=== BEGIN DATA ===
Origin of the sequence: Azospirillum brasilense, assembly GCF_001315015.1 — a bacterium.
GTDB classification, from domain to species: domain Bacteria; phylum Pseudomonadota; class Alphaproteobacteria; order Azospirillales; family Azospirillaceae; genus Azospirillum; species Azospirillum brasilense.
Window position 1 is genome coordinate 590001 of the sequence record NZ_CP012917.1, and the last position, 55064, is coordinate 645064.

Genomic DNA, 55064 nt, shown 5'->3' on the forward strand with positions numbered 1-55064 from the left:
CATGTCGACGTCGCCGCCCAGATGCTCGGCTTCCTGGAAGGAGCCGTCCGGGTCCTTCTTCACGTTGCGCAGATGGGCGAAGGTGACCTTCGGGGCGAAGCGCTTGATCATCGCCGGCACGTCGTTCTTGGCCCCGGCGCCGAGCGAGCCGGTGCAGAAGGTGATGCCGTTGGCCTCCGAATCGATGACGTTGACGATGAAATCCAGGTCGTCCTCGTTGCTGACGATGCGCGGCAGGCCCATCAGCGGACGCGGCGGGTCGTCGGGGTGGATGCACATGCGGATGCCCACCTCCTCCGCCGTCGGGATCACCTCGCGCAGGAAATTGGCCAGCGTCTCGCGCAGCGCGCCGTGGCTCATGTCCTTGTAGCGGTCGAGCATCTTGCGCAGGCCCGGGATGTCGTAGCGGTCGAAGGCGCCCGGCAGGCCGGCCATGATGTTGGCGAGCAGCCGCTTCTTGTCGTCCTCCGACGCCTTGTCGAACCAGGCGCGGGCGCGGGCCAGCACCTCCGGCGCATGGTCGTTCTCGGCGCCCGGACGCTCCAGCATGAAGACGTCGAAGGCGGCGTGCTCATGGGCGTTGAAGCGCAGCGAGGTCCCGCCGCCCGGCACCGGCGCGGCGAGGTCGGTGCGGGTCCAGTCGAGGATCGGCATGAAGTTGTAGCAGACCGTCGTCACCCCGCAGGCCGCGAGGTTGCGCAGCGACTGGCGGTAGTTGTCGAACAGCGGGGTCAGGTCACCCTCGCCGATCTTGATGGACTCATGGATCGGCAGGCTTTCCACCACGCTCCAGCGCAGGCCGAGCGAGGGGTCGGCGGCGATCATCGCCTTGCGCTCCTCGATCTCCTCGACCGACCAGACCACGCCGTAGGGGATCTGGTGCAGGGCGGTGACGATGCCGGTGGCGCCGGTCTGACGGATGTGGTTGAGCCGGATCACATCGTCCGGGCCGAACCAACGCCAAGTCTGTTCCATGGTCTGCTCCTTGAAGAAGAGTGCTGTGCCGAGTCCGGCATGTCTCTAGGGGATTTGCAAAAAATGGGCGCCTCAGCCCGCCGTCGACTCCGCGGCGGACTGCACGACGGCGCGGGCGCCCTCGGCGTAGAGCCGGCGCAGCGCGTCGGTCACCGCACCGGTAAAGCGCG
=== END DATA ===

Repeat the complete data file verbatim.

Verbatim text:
Origin of the sequence: Azospirillum brasilense, assembly GCF_001315015.1 — a bacterium.
GTDB classification, from domain to species: domain Bacteria; phylum Pseudomonadota; class Alphaproteobacteria; order Azospirillales; family Azospirillaceae; genus Azospirillum; species Azospirillum brasilense.
Window position 1 is genome coordinate 590001 of the sequence record NZ_CP012917.1, and the last position, 55064, is coordinate 645064.

Genomic DNA, 55064 nt, shown 5'->3' on the forward strand with positions numbered 1-55064 from the left:
CATGTCGACGTCGCCGCCCAGATGCTCGGCTTCCTGGAAGGAGCCGTCCGGGTCCTTCTTCACGTTGCGCAGATGGGCGAAGGTGACCTTCGGGGCGAAGCGCTTGATCATCGCCGGCACGTCGTTCTTGGCCCCGGCGCCGAGCGAGCCGGTGCAGAAGGTGATGCCGTTGGCCTCCGAATCGATGACGTTGACGATGAAATCCAGGTCGTCCTCGTTGCTGACGATGCGCGGCAGGCCCATCAGCGGACGCGGCGGGTCGTCGGGGTGGATGCACATGCGGATGCCCACCTCCTCCGCCGTCGGGATCACCTCGCGCAGGAAATTGGCCAGCGTCTCGCGCAGCGCGCCGTGGCTCATGTCCTTGTAGCGGTCGAGCATCTTGCGCAGGCCCGGGATGTCGTAGCGGTCGAAGGCGCCCGGCAGGCCGGCCATGATGTTGGCGAGCAGCCGCTTCTTGTCGTCCTCCGACGCCTTGTCGAACCAGGCGCGGGCGCGGGCCAGCACCTCCGGCGCATGGTCGTTCTCGGCGCCCGGACGCTCCAGCATGAAGACGTCGAAGGCGGCGTGCTCATGGGCGTTGAAGCGCAGCGAGGTCCCGCCGCCCGGCACCGGCGCGGCGAGGTCGGTGCGGGTCCAGTCGAGGATCGGCATGAAGTTGTAGCAGACCGTCGTCACCCCGCAGGCCGCGAGGTTGCGCAGCGACTGGCGGTAGTTGTCGAACAGCGGGGTCAGGTCACCCTCGCCGATCTTGATGGACTCATGGATCGGCAGGCTTTCCACCACGCTCCAGCGCAGGCCGAGCGAGGGGTCGGCGGCGATCATCGCCTTGCGCTCCTCGATCTCCTCGACCGACCAGACCACGCCGTAGGGGATCTGGTGCAGGGCGGTGACGATGCCGGTGGCGCCGGTCTGACGGATGTGGTTGAGCCGGATCACATCGTCCGGGCCGAACCAACGCCAAGTCTGTTCCATGGTCTGCTCCTTGAAGAAGAGTGCTGTGCCGAGTCCGGCATGTCTCTAGGGGATTTGCAAAAAATGGGCGCCTCAGCCCGCCGTCGACTCCGCGGCGGACTGCACGACGGCGCGGGCGCCCTCGGCGTAGAGCCGGCGCAGCGCGTCGGTCACCGCACCGGTAAAGCGCG